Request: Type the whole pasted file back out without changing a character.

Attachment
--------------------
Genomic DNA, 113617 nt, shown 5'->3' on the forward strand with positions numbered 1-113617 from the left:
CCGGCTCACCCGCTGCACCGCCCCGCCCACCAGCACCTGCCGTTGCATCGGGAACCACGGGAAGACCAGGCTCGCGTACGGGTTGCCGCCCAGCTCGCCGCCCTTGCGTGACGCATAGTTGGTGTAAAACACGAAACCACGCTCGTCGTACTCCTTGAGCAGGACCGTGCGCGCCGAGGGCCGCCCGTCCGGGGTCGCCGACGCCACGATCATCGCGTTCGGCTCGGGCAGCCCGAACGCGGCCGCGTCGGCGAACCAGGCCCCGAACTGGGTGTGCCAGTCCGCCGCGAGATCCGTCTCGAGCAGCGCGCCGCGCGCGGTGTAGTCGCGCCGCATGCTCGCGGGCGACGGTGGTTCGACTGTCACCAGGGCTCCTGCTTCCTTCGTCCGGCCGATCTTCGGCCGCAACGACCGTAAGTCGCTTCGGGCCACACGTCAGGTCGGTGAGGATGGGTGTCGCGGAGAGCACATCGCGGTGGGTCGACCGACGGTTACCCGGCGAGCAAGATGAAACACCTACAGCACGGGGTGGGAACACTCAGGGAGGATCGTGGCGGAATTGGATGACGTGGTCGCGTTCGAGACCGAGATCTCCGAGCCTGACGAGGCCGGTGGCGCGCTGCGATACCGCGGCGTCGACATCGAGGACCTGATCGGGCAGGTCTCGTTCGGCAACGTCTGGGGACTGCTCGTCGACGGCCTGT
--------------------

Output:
Genomic DNA, 113617 nt, shown 5'->3' on the forward strand with positions numbered 1-113617 from the left:
CCGGCTCACCCGCTGCACCGCCCCGCCCACCAGCACCTGCCGTTGCATCGGGAACCACGGGAAGACCAGGCTCGCGTACGGGTTGCCGCCCAGCTCGCCGCCCTTGCGTGACGCATAGTTGGTGTAAAACACGAAACCACGCTCGTCGTACTCCTTGAGCAGGACCGTGCGCGCCGAGGGCCGCCCGTCCGGGGTCGCCGACGCCACGATCATCGCGTTCGGCTCGGGCAGCCCGAACGCGGCCGCGTCGGCGAACCAGGCCCCGAACTGGGTGTGCCAGTCCGCCGCGAGATCCGTCTCGAGCAGCGCGCCGCGCGCGGTGTAGTCGCGCCGCATGCTCGCGGGCGACGGTGGTTCGACTGTCACCAGGGCTCCTGCTTCCTTCGTCCGGCCGATCTTCGGCCGCAACGACCGTAAGTCGCTTCGGGCCACACGTCAGGTCGGTGAGGATGGGTGTCGCGGAGAGCACATCGCGGTGGGTCGACCGACGGTTACCCGGCGAGCAAGATGAAACACCTACAGCACGGGGTGGGAACACTCAGGGAGGATCGTGGCGGAATTGGATGACGTGGTCGCGTTCGAGACCGAGATCTCCGAGCCTGACGAGGCCGGTGGCGCGCTGCGATACCGCGGCGTCGACATCGAGGACCTGATCGGGCAGGTCTCGTTCGGCAACGTCTGGGGACTGCTCGTCGACGGCCTGT